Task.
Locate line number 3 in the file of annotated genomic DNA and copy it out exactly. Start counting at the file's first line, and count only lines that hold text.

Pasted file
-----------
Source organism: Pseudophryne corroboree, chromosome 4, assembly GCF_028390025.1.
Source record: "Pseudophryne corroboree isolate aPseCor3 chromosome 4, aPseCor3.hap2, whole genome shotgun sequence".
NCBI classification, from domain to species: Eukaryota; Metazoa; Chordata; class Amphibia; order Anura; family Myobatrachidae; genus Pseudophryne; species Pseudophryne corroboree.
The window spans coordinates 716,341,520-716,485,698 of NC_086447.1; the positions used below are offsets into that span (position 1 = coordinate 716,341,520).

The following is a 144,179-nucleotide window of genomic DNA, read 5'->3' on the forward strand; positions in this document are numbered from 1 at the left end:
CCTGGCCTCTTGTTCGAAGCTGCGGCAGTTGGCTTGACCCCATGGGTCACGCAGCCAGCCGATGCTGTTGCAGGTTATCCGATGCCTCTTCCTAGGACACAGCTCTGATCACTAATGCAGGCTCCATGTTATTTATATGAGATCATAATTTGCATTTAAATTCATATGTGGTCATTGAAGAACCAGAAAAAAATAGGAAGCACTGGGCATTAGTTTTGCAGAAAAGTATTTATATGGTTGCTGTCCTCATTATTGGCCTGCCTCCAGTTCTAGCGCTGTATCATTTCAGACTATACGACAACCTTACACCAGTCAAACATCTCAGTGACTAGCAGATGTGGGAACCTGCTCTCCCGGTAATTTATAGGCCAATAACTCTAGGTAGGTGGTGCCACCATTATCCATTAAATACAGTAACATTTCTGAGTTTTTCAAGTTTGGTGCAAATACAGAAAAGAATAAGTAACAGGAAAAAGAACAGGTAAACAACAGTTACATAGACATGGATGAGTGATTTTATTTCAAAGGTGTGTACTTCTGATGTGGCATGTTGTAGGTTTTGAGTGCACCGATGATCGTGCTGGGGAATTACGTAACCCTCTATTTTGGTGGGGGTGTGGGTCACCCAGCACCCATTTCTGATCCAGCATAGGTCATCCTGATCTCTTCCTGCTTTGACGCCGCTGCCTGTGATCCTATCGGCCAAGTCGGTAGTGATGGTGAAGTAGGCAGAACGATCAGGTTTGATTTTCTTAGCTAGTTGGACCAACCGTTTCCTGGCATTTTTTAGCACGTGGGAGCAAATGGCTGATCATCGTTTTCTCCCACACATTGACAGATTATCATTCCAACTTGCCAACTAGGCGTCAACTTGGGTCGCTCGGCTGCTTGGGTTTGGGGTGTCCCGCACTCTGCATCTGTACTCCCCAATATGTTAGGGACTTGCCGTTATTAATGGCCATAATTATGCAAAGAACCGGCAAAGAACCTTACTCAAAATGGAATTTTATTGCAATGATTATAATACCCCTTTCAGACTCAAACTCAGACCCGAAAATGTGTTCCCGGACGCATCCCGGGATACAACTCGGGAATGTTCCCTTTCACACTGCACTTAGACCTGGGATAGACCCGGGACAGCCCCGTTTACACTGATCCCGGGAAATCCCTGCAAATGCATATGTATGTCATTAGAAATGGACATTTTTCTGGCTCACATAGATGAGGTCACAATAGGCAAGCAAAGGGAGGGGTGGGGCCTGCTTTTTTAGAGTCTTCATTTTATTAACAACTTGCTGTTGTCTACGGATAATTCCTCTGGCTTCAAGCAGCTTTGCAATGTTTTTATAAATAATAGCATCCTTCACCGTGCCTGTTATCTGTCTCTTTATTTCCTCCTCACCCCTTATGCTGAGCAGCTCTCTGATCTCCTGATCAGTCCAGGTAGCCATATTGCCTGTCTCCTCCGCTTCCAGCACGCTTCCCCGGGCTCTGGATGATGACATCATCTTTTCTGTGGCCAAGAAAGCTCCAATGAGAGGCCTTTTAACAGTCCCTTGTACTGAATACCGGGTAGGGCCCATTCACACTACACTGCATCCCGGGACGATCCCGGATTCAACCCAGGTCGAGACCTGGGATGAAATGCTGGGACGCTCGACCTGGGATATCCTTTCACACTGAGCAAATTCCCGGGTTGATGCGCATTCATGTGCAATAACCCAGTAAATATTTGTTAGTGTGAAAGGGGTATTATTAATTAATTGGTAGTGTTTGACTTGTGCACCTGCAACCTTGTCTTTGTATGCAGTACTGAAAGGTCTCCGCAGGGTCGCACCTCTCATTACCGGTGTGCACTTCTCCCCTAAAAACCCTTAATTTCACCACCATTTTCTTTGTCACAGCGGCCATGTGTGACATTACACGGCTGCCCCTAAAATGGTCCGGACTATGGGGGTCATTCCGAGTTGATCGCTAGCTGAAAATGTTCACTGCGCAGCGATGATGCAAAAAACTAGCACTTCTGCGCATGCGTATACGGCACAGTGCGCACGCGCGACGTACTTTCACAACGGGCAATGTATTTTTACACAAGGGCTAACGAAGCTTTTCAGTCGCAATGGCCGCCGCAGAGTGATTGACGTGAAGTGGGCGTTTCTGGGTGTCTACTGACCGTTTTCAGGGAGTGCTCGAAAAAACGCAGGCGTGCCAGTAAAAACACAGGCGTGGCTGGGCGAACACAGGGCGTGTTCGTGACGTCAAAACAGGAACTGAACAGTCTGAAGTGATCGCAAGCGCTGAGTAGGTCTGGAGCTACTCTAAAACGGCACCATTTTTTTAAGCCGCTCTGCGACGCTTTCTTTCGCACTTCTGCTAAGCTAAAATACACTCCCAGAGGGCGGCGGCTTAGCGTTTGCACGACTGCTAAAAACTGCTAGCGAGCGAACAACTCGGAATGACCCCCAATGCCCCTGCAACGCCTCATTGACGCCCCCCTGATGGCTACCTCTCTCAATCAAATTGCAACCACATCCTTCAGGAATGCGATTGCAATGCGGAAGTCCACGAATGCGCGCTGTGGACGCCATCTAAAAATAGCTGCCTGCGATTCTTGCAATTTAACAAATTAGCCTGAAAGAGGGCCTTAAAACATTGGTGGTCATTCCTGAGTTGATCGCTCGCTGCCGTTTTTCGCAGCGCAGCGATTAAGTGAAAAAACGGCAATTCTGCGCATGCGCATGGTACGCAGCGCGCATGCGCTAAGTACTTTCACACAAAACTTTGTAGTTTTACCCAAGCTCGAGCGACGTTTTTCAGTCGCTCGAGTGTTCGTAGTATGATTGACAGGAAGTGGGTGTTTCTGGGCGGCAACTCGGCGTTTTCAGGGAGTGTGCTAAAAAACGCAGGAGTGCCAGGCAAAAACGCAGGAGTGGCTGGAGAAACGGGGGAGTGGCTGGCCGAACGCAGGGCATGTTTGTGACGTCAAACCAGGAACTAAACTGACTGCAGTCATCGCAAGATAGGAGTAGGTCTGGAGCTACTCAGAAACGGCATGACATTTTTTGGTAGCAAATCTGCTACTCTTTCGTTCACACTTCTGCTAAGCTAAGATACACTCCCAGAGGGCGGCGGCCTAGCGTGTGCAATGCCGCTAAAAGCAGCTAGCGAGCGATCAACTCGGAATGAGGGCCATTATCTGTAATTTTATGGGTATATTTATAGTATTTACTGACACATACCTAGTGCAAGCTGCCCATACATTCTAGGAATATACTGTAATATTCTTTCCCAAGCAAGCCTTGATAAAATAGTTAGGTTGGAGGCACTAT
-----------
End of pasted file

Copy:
NCBI classification, from domain to species: Eukaryota; Metazoa; Chordata; class Amphibia; order Anura; family Myobatrachidae; genus Pseudophryne; species Pseudophryne corroboree.